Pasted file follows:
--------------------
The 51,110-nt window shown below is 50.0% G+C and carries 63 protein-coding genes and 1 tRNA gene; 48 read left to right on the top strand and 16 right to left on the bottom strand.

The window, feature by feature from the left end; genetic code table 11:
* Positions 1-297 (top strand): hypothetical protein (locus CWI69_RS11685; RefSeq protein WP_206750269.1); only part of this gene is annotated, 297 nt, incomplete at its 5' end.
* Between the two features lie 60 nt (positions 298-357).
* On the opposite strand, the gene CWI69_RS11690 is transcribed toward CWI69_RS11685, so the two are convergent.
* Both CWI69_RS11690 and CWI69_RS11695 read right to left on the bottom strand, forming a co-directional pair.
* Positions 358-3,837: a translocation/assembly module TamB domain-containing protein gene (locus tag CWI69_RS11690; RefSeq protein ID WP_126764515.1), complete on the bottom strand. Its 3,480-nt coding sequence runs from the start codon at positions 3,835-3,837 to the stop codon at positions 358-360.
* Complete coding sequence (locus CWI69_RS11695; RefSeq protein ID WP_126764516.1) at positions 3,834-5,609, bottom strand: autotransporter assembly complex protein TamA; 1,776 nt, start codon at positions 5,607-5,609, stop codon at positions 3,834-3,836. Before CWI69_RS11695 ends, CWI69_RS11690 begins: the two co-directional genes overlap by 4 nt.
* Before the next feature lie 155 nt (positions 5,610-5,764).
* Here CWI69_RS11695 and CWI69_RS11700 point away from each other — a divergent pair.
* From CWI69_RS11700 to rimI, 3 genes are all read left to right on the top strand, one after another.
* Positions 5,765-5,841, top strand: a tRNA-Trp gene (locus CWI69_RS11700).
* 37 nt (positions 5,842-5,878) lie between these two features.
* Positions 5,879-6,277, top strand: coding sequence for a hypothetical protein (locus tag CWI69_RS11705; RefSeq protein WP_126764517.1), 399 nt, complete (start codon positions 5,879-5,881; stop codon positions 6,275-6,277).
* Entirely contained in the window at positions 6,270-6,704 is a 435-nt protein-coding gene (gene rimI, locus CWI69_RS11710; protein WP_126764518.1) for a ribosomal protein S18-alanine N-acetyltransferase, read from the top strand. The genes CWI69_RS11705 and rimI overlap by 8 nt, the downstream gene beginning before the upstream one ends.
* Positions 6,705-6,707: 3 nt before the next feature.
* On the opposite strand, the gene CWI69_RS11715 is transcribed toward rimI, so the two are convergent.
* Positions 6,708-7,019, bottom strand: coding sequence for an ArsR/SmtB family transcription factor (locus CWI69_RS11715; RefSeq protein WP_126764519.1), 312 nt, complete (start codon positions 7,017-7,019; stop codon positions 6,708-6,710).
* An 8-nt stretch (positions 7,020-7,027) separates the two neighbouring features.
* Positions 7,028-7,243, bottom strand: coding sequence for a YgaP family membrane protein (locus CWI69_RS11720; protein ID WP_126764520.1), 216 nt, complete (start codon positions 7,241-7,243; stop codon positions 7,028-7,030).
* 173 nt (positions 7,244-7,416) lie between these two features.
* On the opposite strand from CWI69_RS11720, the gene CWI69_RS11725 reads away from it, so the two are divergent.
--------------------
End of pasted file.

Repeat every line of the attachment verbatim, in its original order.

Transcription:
The 51,110-nt window shown below is 50.0% G+C and carries 63 protein-coding genes and 1 tRNA gene; 48 read left to right on the top strand and 16 right to left on the bottom strand.

The window, feature by feature from the left end; genetic code table 11:
* Positions 1-297 (top strand): hypothetical protein (locus CWI69_RS11685; RefSeq protein WP_206750269.1); only part of this gene is annotated, 297 nt, incomplete at its 5' end.
* Between the two features lie 60 nt (positions 298-357).
* On the opposite strand, the gene CWI69_RS11690 is transcribed toward CWI69_RS11685, so the two are convergent.
* Both CWI69_RS11690 and CWI69_RS11695 read right to left on the bottom strand, forming a co-directional pair.
* Positions 358-3,837: a translocation/assembly module TamB domain-containing protein gene (locus tag CWI69_RS11690; RefSeq protein ID WP_126764515.1), complete on the bottom strand. Its 3,480-nt coding sequence runs from the start codon at positions 3,835-3,837 to the stop codon at positions 358-360.
* Complete coding sequence (locus CWI69_RS11695; RefSeq protein ID WP_126764516.1) at positions 3,834-5,609, bottom strand: autotransporter assembly complex protein TamA; 1,776 nt, start codon at positions 5,607-5,609, stop codon at positions 3,834-3,836. Before CWI69_RS11695 ends, CWI69_RS11690 begins: the two co-directional genes overlap by 4 nt.
* Before the next feature lie 155 nt (positions 5,610-5,764).
* Here CWI69_RS11695 and CWI69_RS11700 point away from each other — a divergent pair.
* From CWI69_RS11700 to rimI, 3 genes are all read left to right on the top strand, one after another.
* Positions 5,765-5,841, top strand: a tRNA-Trp gene (locus CWI69_RS11700).
* 37 nt (positions 5,842-5,878) lie between these two features.
* Positions 5,879-6,277, top strand: coding sequence for a hypothetical protein (locus tag CWI69_RS11705; RefSeq protein WP_126764517.1), 399 nt, complete (start codon positions 5,879-5,881; stop codon positions 6,275-6,277).
* Entirely contained in the window at positions 6,270-6,704 is a 435-nt protein-coding gene (gene rimI, locus CWI69_RS11710; protein WP_126764518.1) for a ribosomal protein S18-alanine N-acetyltransferase, read from the top strand. The genes CWI69_RS11705 and rimI overlap by 8 nt, the downstream gene beginning before the upstream one ends.
* Positions 6,705-6,707: 3 nt before the next feature.
* On the opposite strand, the gene CWI69_RS11715 is transcribed toward rimI, so the two are convergent.
* Positions 6,708-7,019, bottom strand: coding sequence for an ArsR/SmtB family transcription factor (locus CWI69_RS11715; RefSeq protein WP_126764519.1), 312 nt, complete (start codon positions 7,017-7,019; stop codon positions 6,708-6,710).
* An 8-nt stretch (positions 7,020-7,027) separates the two neighbouring features.
* Positions 7,028-7,243, bottom strand: coding sequence for a YgaP family membrane protein (locus CWI69_RS11720; protein ID WP_126764520.1), 216 nt, complete (start codon positions 7,241-7,243; stop codon positions 7,028-7,030).
* 173 nt (positions 7,244-7,416) lie between these two features.
* On the opposite strand from CWI69_RS11720, the gene CWI69_RS11725 reads away from it, so the two are divergent.